Every now and then things fall into place so perfectly that I can’t help but smile. You see, for the past couple of days the caption “the book that made me” has been trending on my twitter feed and it really caught my attention. It’s no secret that I love reading, and books, but the idea that I could sit down and pick one book that MADE me seemed impossible. I like to think that I’m still being shaped, still continuing to ‘grow’ if you’ll pardon the cheesy phrase! I feel like I am more than the sum of one part and for that reason I don’t think I can say one book in particular made me who I am. I’ve read so many books, listened to so much music and generally been influenced by so many things that have brought me to this point and I’d like to think there’s still more to come. So instead I’d like to tell you about a book that I can definitively say made me love reading:
“When Hitler Stole Pink Rabbit” By Judith Kerr.
Here’s where things fall into place. As it happens, today is Judith Kerr’s 90th Birthday and so I can think of nothing better than to devote this post to her.
I have always enjoyed reading but I can’t really remember what I read before “When Hitler Stole Pink Rabbit”. I got it for Christmas one year and can remember being impressed by the front cover and intrigued by the title. I can’t remember my exact thoughts when I read it for the first time but I can remember wanting to read it again, and I did. So. Many. Times. Sometimes I’d finish the last page and go right back and start it again! That’s how much I loved it. I always wished there was more, so imagine my joy when, much later, I discovered it was the first part of a trilogy! Although, “When Hitler Stole Pink Rabbit” remains my favourite.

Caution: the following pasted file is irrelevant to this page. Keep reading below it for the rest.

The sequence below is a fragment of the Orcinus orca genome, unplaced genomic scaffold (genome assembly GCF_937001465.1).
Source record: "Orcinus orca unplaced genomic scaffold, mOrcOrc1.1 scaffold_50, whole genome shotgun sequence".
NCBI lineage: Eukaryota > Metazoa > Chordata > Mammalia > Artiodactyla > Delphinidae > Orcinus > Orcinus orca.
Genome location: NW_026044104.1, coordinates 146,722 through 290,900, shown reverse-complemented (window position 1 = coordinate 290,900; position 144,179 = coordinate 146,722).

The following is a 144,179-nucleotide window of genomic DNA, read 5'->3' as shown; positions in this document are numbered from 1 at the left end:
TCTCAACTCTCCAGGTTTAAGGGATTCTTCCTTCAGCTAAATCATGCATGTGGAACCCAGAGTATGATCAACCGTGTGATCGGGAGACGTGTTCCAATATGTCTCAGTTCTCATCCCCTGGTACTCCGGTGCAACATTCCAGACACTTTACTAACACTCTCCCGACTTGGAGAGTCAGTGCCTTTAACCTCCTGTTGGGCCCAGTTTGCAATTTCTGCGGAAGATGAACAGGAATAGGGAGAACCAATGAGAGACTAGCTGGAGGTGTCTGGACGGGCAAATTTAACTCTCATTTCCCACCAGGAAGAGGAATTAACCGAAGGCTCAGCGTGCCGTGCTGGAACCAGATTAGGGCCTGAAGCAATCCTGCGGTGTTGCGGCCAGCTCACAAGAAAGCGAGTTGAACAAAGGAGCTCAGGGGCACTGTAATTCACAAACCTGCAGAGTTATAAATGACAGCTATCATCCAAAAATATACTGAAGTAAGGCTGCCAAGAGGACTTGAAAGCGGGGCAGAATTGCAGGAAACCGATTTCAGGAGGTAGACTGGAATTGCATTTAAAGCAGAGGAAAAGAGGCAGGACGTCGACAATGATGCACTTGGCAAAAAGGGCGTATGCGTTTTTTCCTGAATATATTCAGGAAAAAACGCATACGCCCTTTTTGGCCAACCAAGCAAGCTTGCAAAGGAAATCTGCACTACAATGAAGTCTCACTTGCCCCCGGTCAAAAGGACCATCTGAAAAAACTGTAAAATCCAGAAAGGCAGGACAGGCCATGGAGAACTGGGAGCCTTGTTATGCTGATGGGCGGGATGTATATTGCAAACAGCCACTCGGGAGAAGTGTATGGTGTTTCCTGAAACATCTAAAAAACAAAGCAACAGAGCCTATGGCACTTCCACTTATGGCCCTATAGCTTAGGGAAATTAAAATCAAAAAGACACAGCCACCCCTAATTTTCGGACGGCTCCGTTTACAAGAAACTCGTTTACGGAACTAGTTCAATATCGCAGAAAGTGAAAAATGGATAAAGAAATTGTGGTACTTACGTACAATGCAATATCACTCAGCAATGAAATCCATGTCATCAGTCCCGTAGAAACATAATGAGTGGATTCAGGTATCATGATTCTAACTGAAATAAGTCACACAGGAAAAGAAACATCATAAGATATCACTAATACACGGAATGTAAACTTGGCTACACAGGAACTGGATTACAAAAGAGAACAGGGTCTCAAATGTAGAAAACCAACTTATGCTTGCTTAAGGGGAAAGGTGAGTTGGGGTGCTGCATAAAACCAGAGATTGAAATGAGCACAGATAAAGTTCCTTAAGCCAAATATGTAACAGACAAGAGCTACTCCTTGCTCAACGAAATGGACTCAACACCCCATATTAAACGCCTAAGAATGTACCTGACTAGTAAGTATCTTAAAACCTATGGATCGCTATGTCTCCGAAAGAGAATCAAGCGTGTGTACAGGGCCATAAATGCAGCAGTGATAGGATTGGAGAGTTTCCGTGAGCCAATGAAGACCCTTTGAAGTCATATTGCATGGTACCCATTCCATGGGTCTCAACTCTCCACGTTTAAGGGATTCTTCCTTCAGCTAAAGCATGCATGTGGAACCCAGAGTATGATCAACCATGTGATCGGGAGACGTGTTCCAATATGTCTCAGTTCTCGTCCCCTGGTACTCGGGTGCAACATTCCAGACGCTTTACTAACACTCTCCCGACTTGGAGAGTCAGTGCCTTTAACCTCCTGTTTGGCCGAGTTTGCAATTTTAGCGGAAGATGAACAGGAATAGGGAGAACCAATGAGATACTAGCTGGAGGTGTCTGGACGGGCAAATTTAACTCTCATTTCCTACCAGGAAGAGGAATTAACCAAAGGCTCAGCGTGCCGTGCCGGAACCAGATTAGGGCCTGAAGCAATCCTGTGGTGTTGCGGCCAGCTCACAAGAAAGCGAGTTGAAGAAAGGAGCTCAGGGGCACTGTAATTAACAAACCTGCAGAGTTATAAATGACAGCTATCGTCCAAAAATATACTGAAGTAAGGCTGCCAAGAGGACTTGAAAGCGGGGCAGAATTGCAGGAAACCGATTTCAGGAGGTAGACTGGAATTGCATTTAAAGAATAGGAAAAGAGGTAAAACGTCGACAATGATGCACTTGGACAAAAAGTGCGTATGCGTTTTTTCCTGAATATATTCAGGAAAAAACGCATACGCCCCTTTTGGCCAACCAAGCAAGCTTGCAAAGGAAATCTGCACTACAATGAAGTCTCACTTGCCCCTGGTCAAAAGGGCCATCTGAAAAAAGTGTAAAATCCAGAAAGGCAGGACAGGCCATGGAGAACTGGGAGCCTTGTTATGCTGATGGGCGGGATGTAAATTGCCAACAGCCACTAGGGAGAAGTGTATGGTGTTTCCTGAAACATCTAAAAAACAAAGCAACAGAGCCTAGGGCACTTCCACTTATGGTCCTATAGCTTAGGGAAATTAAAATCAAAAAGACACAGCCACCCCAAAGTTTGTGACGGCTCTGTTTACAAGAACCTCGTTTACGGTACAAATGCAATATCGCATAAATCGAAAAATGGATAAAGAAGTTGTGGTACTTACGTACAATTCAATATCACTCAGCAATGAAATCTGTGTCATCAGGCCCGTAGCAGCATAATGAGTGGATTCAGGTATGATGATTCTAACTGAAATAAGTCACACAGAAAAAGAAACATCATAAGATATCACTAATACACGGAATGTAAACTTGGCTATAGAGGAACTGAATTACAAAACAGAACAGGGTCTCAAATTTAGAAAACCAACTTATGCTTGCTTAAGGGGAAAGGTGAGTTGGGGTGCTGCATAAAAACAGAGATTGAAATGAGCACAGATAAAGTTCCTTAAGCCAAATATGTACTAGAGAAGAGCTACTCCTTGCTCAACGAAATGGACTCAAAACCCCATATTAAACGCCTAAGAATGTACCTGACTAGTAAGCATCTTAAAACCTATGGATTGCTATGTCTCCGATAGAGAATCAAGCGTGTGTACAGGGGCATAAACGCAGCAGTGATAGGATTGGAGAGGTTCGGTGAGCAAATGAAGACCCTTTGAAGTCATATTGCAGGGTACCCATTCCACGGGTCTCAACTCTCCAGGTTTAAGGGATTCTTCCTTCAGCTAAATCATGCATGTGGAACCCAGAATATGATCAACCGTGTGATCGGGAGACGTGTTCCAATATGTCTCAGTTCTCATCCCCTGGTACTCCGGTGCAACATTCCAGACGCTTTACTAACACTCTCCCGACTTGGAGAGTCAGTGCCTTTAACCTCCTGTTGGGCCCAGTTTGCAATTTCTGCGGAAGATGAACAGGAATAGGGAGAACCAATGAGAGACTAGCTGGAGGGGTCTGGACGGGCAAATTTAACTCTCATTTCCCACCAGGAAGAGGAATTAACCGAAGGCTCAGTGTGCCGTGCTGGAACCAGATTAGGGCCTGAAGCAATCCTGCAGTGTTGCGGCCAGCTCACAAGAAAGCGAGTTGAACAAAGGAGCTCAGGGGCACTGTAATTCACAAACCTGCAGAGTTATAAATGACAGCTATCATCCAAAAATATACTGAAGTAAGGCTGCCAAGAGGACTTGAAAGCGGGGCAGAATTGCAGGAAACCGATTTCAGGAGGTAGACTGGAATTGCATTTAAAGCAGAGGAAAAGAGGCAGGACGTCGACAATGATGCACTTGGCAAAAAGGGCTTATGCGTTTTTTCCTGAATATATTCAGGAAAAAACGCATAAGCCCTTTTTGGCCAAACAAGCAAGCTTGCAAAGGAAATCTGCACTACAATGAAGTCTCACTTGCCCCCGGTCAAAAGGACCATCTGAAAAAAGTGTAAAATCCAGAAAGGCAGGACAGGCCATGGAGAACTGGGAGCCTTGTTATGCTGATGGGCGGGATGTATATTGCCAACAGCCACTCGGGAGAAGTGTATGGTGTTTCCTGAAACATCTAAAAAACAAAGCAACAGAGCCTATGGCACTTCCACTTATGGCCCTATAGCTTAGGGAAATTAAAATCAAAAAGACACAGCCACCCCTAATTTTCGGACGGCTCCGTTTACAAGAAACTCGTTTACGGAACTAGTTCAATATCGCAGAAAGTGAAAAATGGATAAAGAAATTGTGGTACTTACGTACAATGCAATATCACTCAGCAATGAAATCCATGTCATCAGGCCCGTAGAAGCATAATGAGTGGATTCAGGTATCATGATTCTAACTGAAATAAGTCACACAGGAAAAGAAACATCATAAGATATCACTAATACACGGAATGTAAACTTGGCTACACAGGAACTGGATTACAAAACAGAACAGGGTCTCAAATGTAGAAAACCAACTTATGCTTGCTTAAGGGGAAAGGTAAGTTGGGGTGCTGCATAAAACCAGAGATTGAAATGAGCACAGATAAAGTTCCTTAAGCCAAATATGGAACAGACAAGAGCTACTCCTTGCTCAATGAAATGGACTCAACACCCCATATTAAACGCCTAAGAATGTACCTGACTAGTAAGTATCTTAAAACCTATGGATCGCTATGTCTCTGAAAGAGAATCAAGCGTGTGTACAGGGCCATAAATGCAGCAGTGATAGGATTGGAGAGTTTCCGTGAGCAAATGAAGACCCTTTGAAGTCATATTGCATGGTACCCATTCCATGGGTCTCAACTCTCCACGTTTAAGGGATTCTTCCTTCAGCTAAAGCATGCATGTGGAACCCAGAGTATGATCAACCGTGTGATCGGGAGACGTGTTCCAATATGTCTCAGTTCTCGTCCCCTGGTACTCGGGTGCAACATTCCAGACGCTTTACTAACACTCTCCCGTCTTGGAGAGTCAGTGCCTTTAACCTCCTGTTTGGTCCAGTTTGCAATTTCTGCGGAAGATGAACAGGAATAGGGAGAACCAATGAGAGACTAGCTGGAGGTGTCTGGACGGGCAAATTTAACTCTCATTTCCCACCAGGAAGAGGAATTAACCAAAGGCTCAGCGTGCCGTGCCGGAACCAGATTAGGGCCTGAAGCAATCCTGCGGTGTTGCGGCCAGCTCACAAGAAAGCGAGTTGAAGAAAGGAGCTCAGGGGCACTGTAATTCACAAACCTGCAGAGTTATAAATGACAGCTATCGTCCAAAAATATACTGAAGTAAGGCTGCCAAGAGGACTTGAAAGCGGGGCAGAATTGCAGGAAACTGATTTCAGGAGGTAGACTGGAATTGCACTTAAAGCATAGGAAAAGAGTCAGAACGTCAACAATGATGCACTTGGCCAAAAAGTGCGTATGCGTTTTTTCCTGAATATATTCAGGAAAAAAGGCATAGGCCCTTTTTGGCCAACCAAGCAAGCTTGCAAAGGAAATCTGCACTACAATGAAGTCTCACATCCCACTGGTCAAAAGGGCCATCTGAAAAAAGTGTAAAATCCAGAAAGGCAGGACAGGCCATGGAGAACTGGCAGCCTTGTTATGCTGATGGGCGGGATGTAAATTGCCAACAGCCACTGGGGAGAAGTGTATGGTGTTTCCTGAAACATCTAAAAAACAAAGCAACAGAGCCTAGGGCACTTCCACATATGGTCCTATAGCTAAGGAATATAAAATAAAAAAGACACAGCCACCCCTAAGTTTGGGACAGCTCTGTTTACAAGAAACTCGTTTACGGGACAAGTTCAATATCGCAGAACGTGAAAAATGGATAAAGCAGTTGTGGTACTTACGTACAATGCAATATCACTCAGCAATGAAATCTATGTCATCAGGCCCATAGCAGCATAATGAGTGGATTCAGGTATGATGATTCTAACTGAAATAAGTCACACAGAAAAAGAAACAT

It’s the story of Anna, a young German girl growing up in a lovely house in Berlin. It is however, 1933 and her father is a Jewish writer who has spoken out against Nazism. Looking back what was so clever about this book is the fact it is written from Anna’s perspective and so, as a reader, you see everything as a child sees it. This is such a good way to introduce this topic to children, and really resonated with me at the time. Anna doesn’t understand everything that is happening and is subject to all the regular frustrations of childhood, just under extraordinary circumstances. Due to this, there are scenes which are particularly poignant, like the one below:
“ I always knew we should have brought the games compendium” said Max, “Hitler’s probably playing Snakes & Ladders with it this very minute.” “And playing with Pink Rabbit!” Said Anna and laughed. But some tears had come into her eyes and were running down her cheeks all the same.” “Oh well, we’re lucky to be here at all,” said Max. “What do you mean?” Asked Anna. Max looked carefully passed her out of the window. “Papa heard from Heimpi,” he said with elaborate casualness. “The Nazis came for all out passports the morning after the elections.”
This sums up the way Judith Kerr expresses the entire novel as the plot follows Anna and her family as they flee, first to Switzerland, then to Paris, and then finally to London. On re-reading it recently I was amazed by how crammed it is with subtle hints and hidden tensions that I completely missed as a young child when I first read it. I found myself re-enthralled, knowing what I now know about the treatment of Jewish people in WWII. There were times when, even now, I held my breath and willed everything to be ok. That a children’s book still remains so powerful, even as to an adult, I think, attests to its magnificence. Even more so now that I know it’s based on Judith Kerr’s real childhood.
“When Hitler Stole Pink Rabbit” is important to me because is invited me to question things I’d never encountered before and introduced me to inequality and injustice without being too preachy or serious. It’s the first book that made me want to talk about what I’d read and it’s the only one I really think about when I think about childhood reading. If you haven’t read it I thoroughly encourage you to, whatever age you are!
Do you have a book that ‘Made’ you?
How has your reading shaped the person you are today?